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French Bank BNP Paribas 'Ignored Abuses' in Iraq

WASHINGTON (AFP) -- France's BNP Paribas received hundreds of millions of dollars from the scandal-plagued UN Oil-for-Food programme in Iraq, apparently while ignoring rampant abuses in the programme, a top US lawmaker charged Wednesday.

"There are indications that the bank may have been noncompliant in administering the Oil-for-Food programme," said Henry Hyde, chairman of the House of Representatives' International Relations Committee.

"No one seemed to be in charge of watching Saddam Hussein while he and his government were conducting perhaps the largest financial swindle in history," said Hyde, citing findings of a probe by his committee into abuses within the UN programme.

"Evidence seems to indicate that in some cases, payments in the Oil-for-Food programme were made by BNP at times with a lack of full proof of delivery for goods, and other necessary documents contracted for in the Oil-for-Food programme," Hyde said in a written text of remarks to be delivered at the hearing later Wednesday.

A BNP Paribas official said at the hearing that the bank's conduct in the matter was completely above-board.

"The bank believes it properly fulfilled all of its responsibilities ... in accordance with all applicable legal and regulatory requirements," said Everett Schenk, CEO of the bank's North American operations, who added that BNP Paribas' oversight over the funds was limited.

"The bank has had no discretion over how the money has been spent or invested under the Oil-for-Food programme," Schenk testified, noting that other banks also had a role in safeguarding funds for the programme.

The UN aid programme, which ran from December 1996 until November 2003, allowed Saddam Hussein's regime to ease the burden of international sanctions by selling oil to buy humanitarian supplies.

But critics say the Iraqi dictator abused the programme by offering vouchers for oil as bribes to hundreds of officials from different countries, partly in a bid to get the sanctions overturned.

Hyde alleged that funds from the programme were used to buy influence and weapons abroad, among numerous abuses.

"At other times, payments may have been authorised by BNP to third parties, separate from the originally intended recipient of the Letter of Credit," he said.

The Republican chairman added: "If true, these possible banking lapses may have facilitated Saddam Hussein's manipulation and corruption of the program.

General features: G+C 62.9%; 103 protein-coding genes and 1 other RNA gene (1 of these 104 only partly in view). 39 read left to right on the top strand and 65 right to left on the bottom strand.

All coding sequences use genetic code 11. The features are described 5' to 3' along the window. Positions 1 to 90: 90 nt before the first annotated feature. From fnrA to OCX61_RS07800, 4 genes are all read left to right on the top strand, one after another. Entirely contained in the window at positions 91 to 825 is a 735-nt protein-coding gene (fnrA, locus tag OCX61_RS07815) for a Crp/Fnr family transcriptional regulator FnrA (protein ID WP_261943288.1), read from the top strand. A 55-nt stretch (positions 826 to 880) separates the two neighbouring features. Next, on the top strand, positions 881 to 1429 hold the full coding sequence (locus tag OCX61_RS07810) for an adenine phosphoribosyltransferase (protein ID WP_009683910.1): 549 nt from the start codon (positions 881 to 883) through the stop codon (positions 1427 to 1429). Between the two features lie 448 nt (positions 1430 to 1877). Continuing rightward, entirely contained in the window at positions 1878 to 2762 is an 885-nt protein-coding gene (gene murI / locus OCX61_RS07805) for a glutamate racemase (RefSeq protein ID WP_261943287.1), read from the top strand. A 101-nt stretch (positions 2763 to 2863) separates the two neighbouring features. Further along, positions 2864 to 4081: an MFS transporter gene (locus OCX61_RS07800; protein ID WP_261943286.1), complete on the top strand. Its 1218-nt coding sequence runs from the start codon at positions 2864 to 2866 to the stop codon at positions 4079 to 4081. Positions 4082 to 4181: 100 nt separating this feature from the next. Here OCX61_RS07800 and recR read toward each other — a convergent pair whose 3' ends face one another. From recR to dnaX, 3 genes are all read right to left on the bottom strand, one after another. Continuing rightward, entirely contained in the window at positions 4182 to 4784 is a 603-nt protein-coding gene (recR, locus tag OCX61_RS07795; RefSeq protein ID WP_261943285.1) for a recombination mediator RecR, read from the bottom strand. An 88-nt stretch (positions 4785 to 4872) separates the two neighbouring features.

Hyde said the scam, which netted Saddam billions of dollars, required the complicity of "scores of accomplices around the world."

"As we understand, BNP received more than USD 700 million in fees over the life of the Oil-for-Food programme," said Hyde.

"This is a lot of money, and it is reasonable to ask if BNP adequately supervised its compliance programmes overseeing the administration of the Oil-for-Food programme, especially in light of the widespread reports in the press of corruption within the programme."

Meanwhile, another House Republican said that a fraud panel appointed by UN Secretary General Kofi Annan has agreed to release documents concerning the Iraqi oil sales program.

Representative Henry Bonilla said at a press conference that panel chief Paul Volcker has agreed to make findings from his inquiry into the now-defunct Oil-for-Food programme available to US lawmakers in January.

"We got a letter from Paul Volcker, and he spoke to me before he sent the letter," the Texas Republican told reporters, saying that the UN has initiated 55 separate audits into the programme.

"He indicated to me ... the 55 audits will be available in January. They just want to get out their initial report. So they'll get it out in January," Bonilla said.

He said US lawmakers remain stymied however in access to UN personnel whom they hope to interview.

"At this point, they're not prepared to do that, so we're still at loggerheads on that issue," Bonilla said.

Meanwhile, a Republican member of the International Relations panel, Jeff Flake, called on the George W. Bush administration to step up pressure on the United Nations.

"The evidence of a scandal is there," said Flake. "However, without action from the US, the UN will continue to drag its feet investigating the matter."

Flake is the author of a proposed bill that would withhold a portion of US funding to the international body until officials in Washington are satisfied with UN cooperation in investigating Oil-for-Food programme abuses.

A companion bill has been introduced in the US Senate by John Ensign, Republican of Nevada.

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